• firecracker burn marks on the sidewalk outside Ralph’s house when he and Doug “had just blown up the whole damned world, shrieking celebrations”
    • is a normal boy:
      • wants attention, friendship, reciprocation of feelings
      • naïve / prone to act on impulse not logic (gets up one day and decides to go kill Ralph; Tarzan statue incident)
    • analytical: thoughts during the train journey
    • human: vengeful, bitter, merciful, hateful + loving at the same time



  • Ralph Underhill
    • same age as Doug but looks 60-65 years old
    • 5 ft 2
    • has lost most of his hair (the remainder of which is grey, black, white)
    • pale
    • his breath smells like funeral flowers
    • frail voice
    • was sly, self-centered
    • his haggard looks are possibly the result of his not having forgotten Doug all these years either
    • all the bad things he had done may have weighed on his conscience



  • NOTE: Doug and Ralph are not that different from one another
    • both remember each other (even though Ralph isn’t 100% certain it’s Doug, his mind immediately thought of him when he saw him)
    • each is left with a bitter aftertaste these past 36 years: Doug feels anger + self-loathing; Ralph feels bad about himself (his appearance is testimony to this fact)



  • stock characters
    • Doug’s older brother
    • Doug’s wife





Point of View

  • first person narrator
  • this helps the reader identify with Doug and forces them to look back at their own childhood experiences
  • suspense is heightened
    • a “murder” is witnessed by readers first-hand (from the “murderer’s” point of view)
    • readers have time to digest motives behind this “murder”
    • readers justify Doug’s need to murder Ralph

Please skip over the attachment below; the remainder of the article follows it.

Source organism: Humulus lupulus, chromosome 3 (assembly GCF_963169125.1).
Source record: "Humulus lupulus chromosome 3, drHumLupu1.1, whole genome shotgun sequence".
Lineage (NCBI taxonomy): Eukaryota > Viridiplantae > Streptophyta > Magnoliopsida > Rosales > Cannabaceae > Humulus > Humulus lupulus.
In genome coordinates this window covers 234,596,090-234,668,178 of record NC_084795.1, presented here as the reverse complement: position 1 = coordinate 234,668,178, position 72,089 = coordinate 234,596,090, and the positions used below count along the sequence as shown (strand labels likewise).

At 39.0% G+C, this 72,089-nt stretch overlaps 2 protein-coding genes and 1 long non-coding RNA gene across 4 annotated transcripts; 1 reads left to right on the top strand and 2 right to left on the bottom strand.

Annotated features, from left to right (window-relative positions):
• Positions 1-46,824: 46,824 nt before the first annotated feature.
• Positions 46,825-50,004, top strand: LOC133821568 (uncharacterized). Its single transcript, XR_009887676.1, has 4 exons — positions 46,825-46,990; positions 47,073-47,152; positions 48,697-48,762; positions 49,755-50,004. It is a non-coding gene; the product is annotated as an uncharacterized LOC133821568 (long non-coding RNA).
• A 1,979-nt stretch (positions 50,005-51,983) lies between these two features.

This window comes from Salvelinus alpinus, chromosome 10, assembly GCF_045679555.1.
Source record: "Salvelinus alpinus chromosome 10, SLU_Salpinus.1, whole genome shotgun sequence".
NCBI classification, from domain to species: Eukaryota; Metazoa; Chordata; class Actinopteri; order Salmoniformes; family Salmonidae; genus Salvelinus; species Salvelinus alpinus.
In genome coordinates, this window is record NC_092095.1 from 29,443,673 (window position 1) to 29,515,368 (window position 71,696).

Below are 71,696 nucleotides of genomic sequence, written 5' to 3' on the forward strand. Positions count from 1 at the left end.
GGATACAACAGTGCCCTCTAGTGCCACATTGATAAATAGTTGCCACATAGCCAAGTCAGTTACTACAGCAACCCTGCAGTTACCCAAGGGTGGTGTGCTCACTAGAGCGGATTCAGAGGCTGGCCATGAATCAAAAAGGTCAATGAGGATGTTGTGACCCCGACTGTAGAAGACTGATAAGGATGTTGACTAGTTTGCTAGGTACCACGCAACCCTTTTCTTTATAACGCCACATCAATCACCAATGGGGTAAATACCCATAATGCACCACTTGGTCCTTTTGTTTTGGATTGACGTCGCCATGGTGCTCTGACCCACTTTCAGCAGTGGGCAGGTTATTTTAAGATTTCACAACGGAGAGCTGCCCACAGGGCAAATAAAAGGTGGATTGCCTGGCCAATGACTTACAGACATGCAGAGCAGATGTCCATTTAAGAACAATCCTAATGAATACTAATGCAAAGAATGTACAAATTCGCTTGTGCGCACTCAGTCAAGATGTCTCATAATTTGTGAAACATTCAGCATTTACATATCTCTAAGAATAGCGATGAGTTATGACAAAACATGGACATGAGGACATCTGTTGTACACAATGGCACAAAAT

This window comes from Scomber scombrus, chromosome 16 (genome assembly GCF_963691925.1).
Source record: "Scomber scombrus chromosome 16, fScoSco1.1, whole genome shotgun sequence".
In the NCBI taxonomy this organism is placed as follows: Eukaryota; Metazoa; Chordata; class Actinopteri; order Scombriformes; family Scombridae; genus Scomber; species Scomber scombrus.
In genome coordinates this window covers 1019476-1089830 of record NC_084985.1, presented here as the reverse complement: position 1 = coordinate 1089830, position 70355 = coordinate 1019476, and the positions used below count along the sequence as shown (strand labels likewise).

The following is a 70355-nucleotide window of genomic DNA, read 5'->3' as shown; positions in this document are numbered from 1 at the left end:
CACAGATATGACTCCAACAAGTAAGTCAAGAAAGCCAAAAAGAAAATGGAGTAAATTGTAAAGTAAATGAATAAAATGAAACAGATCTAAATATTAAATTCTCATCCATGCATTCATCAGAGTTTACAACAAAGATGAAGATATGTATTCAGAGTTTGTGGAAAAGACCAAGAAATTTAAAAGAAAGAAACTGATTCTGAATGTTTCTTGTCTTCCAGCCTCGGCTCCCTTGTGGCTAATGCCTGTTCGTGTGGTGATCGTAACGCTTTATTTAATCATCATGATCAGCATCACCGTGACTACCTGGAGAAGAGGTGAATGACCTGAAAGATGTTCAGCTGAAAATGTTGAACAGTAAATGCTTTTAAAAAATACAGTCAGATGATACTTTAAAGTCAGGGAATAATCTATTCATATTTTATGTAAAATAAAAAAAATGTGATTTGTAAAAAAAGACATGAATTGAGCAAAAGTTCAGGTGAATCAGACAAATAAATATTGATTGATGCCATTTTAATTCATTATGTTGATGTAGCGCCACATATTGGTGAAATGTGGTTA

• readers are forced to think about why Doug is magnanimous in the end and doesn’t kill Ralph
    • readers who are attracted to the idea that Doug will get justice once he kills his old friend, realize they are mistaken in thinking this when they like Doug realize they should never take someone else’s life/fate into their own hands





Symbols

  • pistol / “Bang”
    • the pistol is metaphorically speaking a “loaded gun” (like in the sense of a “loaded question”)
    • words speak louder than actions (in this case, a teasing “Bang” is just as deadly for Ralph as a bullet)
    • Doug has killed Ralph by the end of the story but not in the way he imagines
      • Ralph was slowly dying all these years through the memories he’s had / remorse he must have felt à as seen through his appearance
      • other factors affecting this slow death = relationships Ralph must have had as an adult (his mean personality may have cost him dearly in later life; who would want to be friends with Ralph?)



  • Green Town
    • typically acknowledged as Bradbury’s hometown, Waukegan, in his early stories
    • green
      • youth, unripeness
      • place of innocence, lack of worldly knowledge (Doug was too young to understand conniving behavior and strike back at all those who harmed him; this might explain why he sought Ralph’s company even though Ralph hit and ridiculed him)
      • linked to Tarzan statues
        • “ … the sound of the Ape man swinging through green jungles far away, ululating!”
        • Doug’s love of the Tarzan radio show and the figurines is connected to his longing for escape
        • green jungles = primitive, pristine environment; man living simply, without complications
        • instincts + primitive nature of man aren’t based on cruelty, but self-preservation: Doug innately longs for a world where people act according to simple instincts (friendship, playfulness)



  • courthouse
    • symbol of justice
    • Doug sits outside it with “dogs and old men” waiting for it to get dark to walk to Ralph’s house
    • he lets time pass in order to savor Ralph’s imminent death
    • what Doug doesn’t know, however, is that justice has already been served
    • irony: sitting in front of the courthouse and pondering murder





Themes

  • “wounds of the past come to haunt us” / the power of memories
    • it is how we deal with our wounds that determines us and our future